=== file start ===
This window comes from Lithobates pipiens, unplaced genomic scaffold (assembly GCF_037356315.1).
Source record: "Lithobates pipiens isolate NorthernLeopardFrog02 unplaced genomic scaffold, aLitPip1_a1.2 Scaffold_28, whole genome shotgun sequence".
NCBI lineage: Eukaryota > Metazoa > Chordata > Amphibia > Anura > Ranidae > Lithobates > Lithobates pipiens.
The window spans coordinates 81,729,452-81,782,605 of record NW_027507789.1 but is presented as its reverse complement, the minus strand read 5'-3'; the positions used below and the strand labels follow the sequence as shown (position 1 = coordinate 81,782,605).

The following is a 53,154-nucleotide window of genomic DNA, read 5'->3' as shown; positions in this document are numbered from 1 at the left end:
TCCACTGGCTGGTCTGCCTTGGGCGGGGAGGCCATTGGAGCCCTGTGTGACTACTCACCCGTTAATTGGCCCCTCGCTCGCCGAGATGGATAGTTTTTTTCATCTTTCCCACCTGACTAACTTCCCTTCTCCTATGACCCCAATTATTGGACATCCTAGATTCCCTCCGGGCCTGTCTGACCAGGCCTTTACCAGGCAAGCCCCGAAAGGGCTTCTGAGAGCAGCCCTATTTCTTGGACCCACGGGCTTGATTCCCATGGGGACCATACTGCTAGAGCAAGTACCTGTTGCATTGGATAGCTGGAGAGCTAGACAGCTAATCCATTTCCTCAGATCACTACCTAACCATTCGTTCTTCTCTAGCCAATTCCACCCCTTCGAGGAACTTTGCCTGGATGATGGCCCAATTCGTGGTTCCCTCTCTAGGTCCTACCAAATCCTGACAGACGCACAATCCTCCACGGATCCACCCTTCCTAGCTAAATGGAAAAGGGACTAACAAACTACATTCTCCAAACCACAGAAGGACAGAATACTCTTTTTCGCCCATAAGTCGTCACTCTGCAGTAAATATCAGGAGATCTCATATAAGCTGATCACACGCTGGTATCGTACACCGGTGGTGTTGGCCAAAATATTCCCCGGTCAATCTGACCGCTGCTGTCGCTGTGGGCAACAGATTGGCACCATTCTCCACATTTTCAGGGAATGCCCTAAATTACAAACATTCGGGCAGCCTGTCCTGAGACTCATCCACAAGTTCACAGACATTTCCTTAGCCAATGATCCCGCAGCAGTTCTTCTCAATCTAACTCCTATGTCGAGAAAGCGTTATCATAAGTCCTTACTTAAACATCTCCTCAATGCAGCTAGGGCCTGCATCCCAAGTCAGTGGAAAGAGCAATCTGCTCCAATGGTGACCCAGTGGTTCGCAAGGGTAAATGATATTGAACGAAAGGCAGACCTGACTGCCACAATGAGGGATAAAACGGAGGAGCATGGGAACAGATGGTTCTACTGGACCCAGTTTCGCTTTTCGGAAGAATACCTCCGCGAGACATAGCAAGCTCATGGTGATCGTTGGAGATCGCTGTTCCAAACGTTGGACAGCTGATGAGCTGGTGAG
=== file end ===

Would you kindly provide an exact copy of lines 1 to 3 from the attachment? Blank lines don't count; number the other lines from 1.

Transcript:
This window comes from Lithobates pipiens, unplaced genomic scaffold (assembly GCF_037356315.1).
Source record: "Lithobates pipiens isolate NorthernLeopardFrog02 unplaced genomic scaffold, aLitPip1_a1.2 Scaffold_28, whole genome shotgun sequence".
NCBI lineage: Eukaryota > Metazoa > Chordata > Amphibia > Anura > Ranidae > Lithobates > Lithobates pipiens.